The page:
On a trip to Washington DC, visiting the 19 different Smithsonian museums is at the top of everyone’s bucket list. We think it’s always a good idea to have a backup planned in cased the unexpected happens (long lines, private events, a government shutdown, etc.). We’ve rounded up some of the most popular Smithsonian Institutions and their alternative counterparts.
Instead of this: Smithsonian National Air and Space Museum
Try this: College Park Aviation Museum
Located on the grounds of the world’s oldest continuously operating airport in College Park, Maryland, the College Park Aviation Museum is dedicated to preserving and promoting aviation innovations and the history of science and flight. Similar to the Air and Space Museum, the exhibit space of the Aviation Museum is filled with unique and vintage aircraft and artifacts. The airport itself was founded in 1909 when Wilbur Wright of the Wright brothers gave flight instruction to the first military aviators. The permanent collection features at least ten, full-size aircraft, and also offers traveling exhibits from other institutions.
Instead of this: National Museum of African American History and Culture
Try this: African Art Museum of Maryland and/or Alexandria Black History Museum
Spend a day exploring the African diaspora on a trip to both the African Art Museum of Maryland (AAMM) and the Alexandria Black History Museum (ABHM). In Fulton, Maryland, the AAMM collects and exhibits artworks and artifacts reflecting the 55 countries of Africa. In addition to workshops, visiting scholars and community outreach programs, the museum also leads multiple tours to African nations. In Alexandria, Virginia, the ABHM preserves the history of Alexandria’s African-American citizens since its founding in 1749. The space features photography exhibits, artwork, artifacts and a monthly cultural stories and crafts session for children and their parents.
Instead of this: National Gallery of Art
Try this: The Phillips Collection
Less than three miles away near Dupont Circle, The Phillips Collection contains more than 4,000 works of art spanning from French impressionism and American modernism to contemporary art. The intimate setting is ideal for the art aficionado, allowing guests to easily explore and compare varying works from different eras. You’ll find familiar names like Henri Matisse, Georgia O’Keeffe and Pablo Picasso, along with more than 1,000 photographs in the permanent collection. There are daily talks and tours, concerts and a mix of entertainment, music and food and drink after 5:00 p.m. on the first Thursday of the month.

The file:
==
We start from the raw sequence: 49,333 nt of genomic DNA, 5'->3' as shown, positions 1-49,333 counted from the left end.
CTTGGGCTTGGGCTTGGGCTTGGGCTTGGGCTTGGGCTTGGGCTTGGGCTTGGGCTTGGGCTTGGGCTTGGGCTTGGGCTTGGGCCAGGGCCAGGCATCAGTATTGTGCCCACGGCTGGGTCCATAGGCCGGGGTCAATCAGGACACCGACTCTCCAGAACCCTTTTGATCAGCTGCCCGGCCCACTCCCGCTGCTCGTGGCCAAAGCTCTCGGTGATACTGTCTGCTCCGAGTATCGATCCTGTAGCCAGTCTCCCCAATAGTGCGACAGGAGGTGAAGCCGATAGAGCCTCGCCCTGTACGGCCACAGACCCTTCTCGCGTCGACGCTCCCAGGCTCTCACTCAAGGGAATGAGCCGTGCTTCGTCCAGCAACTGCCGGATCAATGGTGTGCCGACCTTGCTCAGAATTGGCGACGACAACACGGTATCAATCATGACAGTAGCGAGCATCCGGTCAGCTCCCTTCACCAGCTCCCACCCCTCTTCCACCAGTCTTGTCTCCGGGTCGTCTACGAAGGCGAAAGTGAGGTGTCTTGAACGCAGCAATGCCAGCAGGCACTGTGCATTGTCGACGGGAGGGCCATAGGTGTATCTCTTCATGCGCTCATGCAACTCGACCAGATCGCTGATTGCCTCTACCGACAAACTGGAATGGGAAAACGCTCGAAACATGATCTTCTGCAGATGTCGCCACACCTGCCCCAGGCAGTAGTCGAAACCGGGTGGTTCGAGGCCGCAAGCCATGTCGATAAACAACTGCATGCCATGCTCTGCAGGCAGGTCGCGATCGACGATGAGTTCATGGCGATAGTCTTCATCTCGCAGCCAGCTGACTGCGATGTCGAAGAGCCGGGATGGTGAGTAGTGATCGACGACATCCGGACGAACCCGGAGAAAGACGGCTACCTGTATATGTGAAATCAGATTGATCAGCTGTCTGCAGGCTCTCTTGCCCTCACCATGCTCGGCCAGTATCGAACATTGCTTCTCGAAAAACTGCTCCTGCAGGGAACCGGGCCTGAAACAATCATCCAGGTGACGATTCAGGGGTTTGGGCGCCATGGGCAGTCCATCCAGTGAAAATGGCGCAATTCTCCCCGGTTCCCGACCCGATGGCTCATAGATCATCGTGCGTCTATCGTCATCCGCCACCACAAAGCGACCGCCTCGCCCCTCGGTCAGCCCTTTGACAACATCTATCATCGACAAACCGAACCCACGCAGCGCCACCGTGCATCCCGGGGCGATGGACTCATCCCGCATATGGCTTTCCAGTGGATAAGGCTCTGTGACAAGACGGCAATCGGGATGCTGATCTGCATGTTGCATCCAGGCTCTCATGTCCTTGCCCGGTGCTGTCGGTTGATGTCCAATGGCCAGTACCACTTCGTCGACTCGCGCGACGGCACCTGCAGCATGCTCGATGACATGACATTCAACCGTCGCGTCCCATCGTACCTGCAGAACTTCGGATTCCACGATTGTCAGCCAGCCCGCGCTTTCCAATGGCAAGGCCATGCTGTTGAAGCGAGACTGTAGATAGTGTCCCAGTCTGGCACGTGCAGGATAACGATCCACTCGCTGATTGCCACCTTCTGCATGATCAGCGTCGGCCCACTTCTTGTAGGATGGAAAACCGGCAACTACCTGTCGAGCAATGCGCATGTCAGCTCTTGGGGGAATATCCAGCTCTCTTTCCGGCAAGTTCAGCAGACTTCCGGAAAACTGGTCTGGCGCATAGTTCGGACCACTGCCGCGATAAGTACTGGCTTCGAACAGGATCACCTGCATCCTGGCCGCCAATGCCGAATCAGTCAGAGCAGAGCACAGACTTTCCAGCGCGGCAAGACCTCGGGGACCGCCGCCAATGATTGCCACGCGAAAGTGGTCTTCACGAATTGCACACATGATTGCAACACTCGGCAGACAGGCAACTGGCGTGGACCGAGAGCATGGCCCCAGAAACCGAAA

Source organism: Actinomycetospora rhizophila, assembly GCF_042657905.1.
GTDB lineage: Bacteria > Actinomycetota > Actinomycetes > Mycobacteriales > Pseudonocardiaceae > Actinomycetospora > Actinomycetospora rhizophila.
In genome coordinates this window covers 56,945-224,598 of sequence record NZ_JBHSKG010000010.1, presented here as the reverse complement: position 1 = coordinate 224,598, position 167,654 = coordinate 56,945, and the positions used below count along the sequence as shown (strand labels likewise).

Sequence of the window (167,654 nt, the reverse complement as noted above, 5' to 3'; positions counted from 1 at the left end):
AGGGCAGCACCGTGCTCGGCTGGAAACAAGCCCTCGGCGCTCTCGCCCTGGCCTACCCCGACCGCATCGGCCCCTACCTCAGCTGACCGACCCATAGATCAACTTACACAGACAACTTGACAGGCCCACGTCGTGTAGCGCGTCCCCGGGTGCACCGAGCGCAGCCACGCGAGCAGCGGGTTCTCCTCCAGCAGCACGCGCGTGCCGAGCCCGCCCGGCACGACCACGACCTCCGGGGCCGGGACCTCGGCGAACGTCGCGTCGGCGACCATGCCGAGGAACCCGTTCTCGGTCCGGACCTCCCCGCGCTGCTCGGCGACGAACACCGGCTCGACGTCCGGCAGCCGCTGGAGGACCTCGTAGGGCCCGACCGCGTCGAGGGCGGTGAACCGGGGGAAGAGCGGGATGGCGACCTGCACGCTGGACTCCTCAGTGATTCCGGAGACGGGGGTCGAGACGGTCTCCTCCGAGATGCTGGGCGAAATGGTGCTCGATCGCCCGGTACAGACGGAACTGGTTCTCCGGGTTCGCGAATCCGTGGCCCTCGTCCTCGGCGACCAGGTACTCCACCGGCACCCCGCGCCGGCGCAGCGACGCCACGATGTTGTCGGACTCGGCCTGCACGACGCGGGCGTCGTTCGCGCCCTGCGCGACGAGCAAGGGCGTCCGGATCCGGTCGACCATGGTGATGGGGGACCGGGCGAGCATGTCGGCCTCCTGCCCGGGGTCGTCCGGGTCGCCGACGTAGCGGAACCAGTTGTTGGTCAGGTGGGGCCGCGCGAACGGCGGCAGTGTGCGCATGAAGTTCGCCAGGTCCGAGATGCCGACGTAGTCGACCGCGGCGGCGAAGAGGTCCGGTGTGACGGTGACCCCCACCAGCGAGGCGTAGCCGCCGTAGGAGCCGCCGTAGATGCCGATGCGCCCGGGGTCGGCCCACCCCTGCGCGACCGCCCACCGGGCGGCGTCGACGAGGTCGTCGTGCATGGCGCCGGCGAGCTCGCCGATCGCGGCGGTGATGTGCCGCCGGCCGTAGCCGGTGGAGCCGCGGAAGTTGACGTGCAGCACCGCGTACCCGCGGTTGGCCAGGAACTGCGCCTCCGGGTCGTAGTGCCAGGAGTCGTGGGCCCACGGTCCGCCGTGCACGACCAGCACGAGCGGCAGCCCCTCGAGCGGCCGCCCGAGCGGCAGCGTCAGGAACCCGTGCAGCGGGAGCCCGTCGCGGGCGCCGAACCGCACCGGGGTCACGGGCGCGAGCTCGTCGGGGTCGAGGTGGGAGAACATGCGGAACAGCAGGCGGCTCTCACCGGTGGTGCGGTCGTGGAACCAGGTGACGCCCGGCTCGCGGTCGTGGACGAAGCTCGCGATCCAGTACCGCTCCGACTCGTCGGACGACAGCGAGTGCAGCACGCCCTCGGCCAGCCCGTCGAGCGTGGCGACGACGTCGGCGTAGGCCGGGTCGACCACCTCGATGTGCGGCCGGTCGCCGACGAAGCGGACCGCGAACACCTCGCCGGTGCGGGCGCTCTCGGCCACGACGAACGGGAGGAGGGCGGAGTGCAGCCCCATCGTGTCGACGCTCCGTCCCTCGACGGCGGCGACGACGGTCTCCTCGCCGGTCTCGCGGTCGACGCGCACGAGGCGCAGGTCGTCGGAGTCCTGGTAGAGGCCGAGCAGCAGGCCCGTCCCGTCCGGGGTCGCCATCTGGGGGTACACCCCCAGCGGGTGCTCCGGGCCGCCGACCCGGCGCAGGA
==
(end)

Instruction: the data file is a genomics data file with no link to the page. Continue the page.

Instead of this: Smithsonian National Zoo
Try this: The National Aquarium
While we know nothing can replace seeing pandas up close, the National Aquarium in Baltimore is the place to go for a deep dive (pun intended) into the world of creatures below the sea. There are nearly 20,000 animals at the aquarium to explore, including amphibians, birds, bony fish, cartilaginous fish, invertebrates, mammals and reptiles. Guests can also view vibrant and colorful coral reefs, and learn how to protect these vital ecosystems. Led by an expert guide, daily behind-the-scenes tours show visitors what it takes to care for the animals and reef systems.
Instead of this: National Museum of American History
Try this: George Washington’s Mount Vernon
For many history buffs, a visit to the home of the first president of the United States is must-see. Located about 30-minutes south of Washington, DC, Mount Vernon estate has so much to explore beyond the mansion itself. There are beautifully sculpted gardens, a forest trail, farm animals (many are the same breeds George Washington owned), the Washington family tomb, a slave memorial and burial ground, a four-acre farm and distillery. Then, have a walk through the stunning mansion of 23 rooms, meticulously restored to the year of 1799, the last year of Washington’s life.
Explore these museums and more when visiting the greater Washington, DC area at these 12 Kimpton hotels.
Did Marriott take over Kimpton Hotels I used to be on the membership/ mailing list.
Do they still have a membership?